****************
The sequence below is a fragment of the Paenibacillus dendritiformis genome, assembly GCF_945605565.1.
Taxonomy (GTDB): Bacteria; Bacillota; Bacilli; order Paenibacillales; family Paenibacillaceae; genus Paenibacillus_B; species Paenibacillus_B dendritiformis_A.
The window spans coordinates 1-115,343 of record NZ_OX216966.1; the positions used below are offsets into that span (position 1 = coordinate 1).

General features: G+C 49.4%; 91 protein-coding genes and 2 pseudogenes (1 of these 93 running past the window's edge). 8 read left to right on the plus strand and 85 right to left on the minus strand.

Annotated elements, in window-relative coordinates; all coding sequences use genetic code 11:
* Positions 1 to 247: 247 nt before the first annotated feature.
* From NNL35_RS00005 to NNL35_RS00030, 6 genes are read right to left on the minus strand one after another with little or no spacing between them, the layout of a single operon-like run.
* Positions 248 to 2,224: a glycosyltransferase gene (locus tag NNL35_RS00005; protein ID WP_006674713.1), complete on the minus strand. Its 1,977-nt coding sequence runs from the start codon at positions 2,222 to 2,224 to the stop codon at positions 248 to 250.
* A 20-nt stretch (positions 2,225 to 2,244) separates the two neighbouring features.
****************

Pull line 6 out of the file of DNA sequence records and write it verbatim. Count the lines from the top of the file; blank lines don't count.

* Positions 1 to 247: 247 nt before the first annotated feature.